Police notebook with list of people vulnerable to gangs stolen from car | UK News

Police notebook with list of people vulnerable to gangs stolen from car | UK News

A police force has apologised after a notebook containing the details of people considered involved in or vulnerable to gang-related activity was stolen from an unmarked car.

Officers left the car unattended to chase a suspect on foot in the Ladywood area of Birmingham on 29 May when the notebook was stolen.

Formal letters have been sent to the people whose details were included in the notebook, alongside offers of support, and as a breach of sensitive personal information, the incident was reported to the Information Commissioner’s Office.

The Independent Office for Police Conduct is also investigating the theft, which a local community activist told the Birmingham Mail they believe has sparked a series of violent crimes potentially targeting gang members named in the notebook.

Desmond Jaddoo told the Birmingham Mail: “The police have caused a public safety problem, they have placed pressure on individuals and placed pressure on housing authorities who may have to try to relocate certain people.

“The full causation is with West Midlands Police and their negligence in handling very sensitive information. They have failed to safeguard the people,” he added.

The West Midlands Crime Commissioner, David Jamieson, has said an escalation in gang violence towards the end of June and beginning of July was linked to the lifting of lockdown restrictions.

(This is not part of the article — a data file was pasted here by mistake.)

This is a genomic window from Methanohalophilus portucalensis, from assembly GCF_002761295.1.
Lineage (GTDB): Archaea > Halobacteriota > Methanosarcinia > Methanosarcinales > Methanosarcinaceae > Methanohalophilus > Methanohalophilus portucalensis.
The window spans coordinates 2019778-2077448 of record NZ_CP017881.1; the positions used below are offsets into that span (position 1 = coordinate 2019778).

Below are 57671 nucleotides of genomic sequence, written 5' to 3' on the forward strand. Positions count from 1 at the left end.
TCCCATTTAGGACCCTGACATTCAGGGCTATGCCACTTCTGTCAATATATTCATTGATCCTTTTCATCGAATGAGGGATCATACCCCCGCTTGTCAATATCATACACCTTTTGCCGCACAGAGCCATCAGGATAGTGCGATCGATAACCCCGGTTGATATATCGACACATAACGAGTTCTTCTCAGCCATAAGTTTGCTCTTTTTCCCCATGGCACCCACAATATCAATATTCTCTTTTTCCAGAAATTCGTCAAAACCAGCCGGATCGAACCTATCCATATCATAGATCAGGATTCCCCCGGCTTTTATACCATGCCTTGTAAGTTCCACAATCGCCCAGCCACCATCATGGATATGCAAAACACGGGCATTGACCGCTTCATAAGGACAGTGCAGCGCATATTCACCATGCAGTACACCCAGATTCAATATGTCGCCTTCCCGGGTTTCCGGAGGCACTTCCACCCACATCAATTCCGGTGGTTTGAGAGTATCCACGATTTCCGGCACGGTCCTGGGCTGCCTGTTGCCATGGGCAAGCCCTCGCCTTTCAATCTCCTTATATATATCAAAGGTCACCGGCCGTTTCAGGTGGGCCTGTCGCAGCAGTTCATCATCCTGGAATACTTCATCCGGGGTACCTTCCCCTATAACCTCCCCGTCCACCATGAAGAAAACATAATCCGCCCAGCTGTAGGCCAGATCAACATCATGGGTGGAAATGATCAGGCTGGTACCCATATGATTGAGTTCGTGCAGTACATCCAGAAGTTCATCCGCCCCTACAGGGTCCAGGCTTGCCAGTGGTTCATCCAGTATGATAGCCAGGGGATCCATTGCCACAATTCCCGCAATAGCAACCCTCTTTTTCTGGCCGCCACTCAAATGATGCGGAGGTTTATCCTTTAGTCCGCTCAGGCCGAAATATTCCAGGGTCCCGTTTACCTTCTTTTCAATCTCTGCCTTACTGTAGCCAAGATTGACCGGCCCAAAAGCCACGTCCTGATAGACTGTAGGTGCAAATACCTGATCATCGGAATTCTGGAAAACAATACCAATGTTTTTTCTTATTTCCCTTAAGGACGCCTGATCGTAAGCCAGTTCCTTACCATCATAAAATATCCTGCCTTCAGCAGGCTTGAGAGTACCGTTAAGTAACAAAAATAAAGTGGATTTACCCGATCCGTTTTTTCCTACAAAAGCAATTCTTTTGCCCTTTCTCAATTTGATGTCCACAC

West Midlands Police said it is unaware of any violence linked to the theft, and said it does not believe the incident has directly put anyone at risk.

Commenting on the incident, Assistant Chief Constable Danny Long said: “On May 29 a notebook containing rough notes on operational policing matters was taken from one of our unmarked cars in Birmingham.

“An investigation was immediately launched to determine any threat and risk posed to members of our community.

“A debrief was carried out with the officers involved so we could quickly determine what was contained within the notebook.

“Once this review was carried out we undertook a comprehensive intelligence assessment to understand if any of this information would pose a risk to any individuals.

“The notebook contained details of people assessed as being involved in, or vulnerable to gang related activities.

“We conducted a series of visits and sent formal letters to the people whose details were thought to be contained within the notebook, notifying them of the theft and offering support.”

ACC Long continued: “The officer involved was given management advice and we’ve been working to address our policies regarding how we use, store and destroy sensitive information.

“At present we do not know where the notebook is. The investigation into the theft is ongoing and we continue to monitor any potential risks within our communities and put the appropriate safeguarding in place.

“We are very sorry that this information found its way into the public domain. We manage highly sensitive information every day, which is vital in our fight against violent crime.

“We immediately put the relevant safeguarding in place and were open and transparent with the people who were involved. We did not feel it was appropriate to share this information any wider at the time, as that may have made the situation worse, or potentially put people at further risk.

“We will welcome the findings of the ICO report once completed and will take any recommendations on board.”

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